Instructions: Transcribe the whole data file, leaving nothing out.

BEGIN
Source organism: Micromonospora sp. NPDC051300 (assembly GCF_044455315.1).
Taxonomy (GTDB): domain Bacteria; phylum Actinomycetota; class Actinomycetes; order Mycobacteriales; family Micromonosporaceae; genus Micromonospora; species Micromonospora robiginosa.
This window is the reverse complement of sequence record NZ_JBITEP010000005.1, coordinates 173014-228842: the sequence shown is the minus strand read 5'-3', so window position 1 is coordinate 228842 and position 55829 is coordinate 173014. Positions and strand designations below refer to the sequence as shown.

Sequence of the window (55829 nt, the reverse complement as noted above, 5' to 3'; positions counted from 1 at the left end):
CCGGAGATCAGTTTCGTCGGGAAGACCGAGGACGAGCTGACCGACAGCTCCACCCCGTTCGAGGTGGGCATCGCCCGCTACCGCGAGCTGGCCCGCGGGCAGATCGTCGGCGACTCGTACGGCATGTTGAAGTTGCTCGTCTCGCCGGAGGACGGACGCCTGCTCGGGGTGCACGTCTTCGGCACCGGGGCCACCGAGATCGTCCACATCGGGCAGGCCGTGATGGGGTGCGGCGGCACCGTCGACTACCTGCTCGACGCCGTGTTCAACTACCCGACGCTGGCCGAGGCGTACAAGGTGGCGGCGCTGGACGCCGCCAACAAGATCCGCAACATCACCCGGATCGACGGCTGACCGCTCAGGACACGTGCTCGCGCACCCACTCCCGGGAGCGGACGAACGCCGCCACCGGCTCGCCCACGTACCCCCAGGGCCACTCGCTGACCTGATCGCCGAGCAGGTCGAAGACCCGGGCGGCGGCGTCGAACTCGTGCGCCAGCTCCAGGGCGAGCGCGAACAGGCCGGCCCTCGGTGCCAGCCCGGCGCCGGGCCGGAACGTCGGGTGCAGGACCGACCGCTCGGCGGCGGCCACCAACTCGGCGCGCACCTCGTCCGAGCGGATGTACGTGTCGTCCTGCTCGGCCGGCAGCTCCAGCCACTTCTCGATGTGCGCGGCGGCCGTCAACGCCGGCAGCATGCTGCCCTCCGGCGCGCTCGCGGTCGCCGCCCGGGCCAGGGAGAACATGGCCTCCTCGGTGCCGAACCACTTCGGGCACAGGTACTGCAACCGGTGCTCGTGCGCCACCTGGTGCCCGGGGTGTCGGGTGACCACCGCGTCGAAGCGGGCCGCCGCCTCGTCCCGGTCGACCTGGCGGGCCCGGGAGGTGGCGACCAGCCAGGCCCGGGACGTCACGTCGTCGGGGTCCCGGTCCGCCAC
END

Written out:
Source organism: Micromonospora sp. NPDC051300 (assembly GCF_044455315.1).
Taxonomy (GTDB): domain Bacteria; phylum Actinomycetota; class Actinomycetes; order Mycobacteriales; family Micromonosporaceae; genus Micromonospora; species Micromonospora robiginosa.
This window is the reverse complement of sequence record NZ_JBITEP010000005.1, coordinates 173014-228842: the sequence shown is the minus strand read 5'-3', so window position 1 is coordinate 228842 and position 55829 is coordinate 173014. Positions and strand designations below refer to the sequence as shown.

Sequence of the window (55829 nt, the reverse complement as noted above, 5' to 3'; positions counted from 1 at the left end):
CCGGAGATCAGTTTCGTCGGGAAGACCGAGGACGAGCTGACCGACAGCTCCACCCCGTTCGAGGTGGGCATCGCCCGCTACCGCGAGCTGGCCCGCGGGCAGATCGTCGGCGACTCGTACGGCATGTTGAAGTTGCTCGTCTCGCCGGAGGACGGACGCCTGCTCGGGGTGCACGTCTTCGGCACCGGGGCCACCGAGATCGTCCACATCGGGCAGGCCGTGATGGGGTGCGGCGGCACCGTCGACTACCTGCTCGACGCCGTGTTCAACTACCCGACGCTGGCCGAGGCGTACAAGGTGGCGGCGCTGGACGCCGCCAACAAGATCCGCAACATCACCCGGATCGACGGCTGACCGCTCAGGACACGTGCTCGCGCACCCACTCCCGGGAGCGGACGAACGCCGCCACCGGCTCGCCCACGTACCCCCAGGGCCACTCGCTGACCTGATCGCCGAGCAGGTCGAAGACCCGGGCGGCGGCGTCGAACTCGTGCGCCAGCTCCAGGGCGAGCGCGAACAGGCCGGCCCTCGGTGCCAGCCCGGCGCCGGGCCGGAACGTCGGGTGCAGGACCGACCGCTCGGCGGCGGCCACCAACTCGGCGCGCACCTCGTCCGAGCGGATGTACGTGTCGTCCTGCTCGGCCGGCAGCTCCAGCCACTTCTCGATGTGCGCGGCGGCCGTCAACGCCGGCAGCATGCTGCCCTCCGGCGCGCTCGCGGTCGCCGCCCGGGCCAGGGAGAACATGGCCTCCTCGGTGCCGAACCACTTCGGGCACAGGTACTGCAACCGGTGCTCGTGCGCCACCTGGTGCCCGGGGTGTCGGGTGACCACCGCGTCGAAGCGGGCCGCCGCCTCGTCCCGGTCGACCTGGCGGGCCCGGGAGGTGGCGACCAGCCAGGCCCGGGACGTCACGTCGTCGGGGTCCCGGTCCGCCAC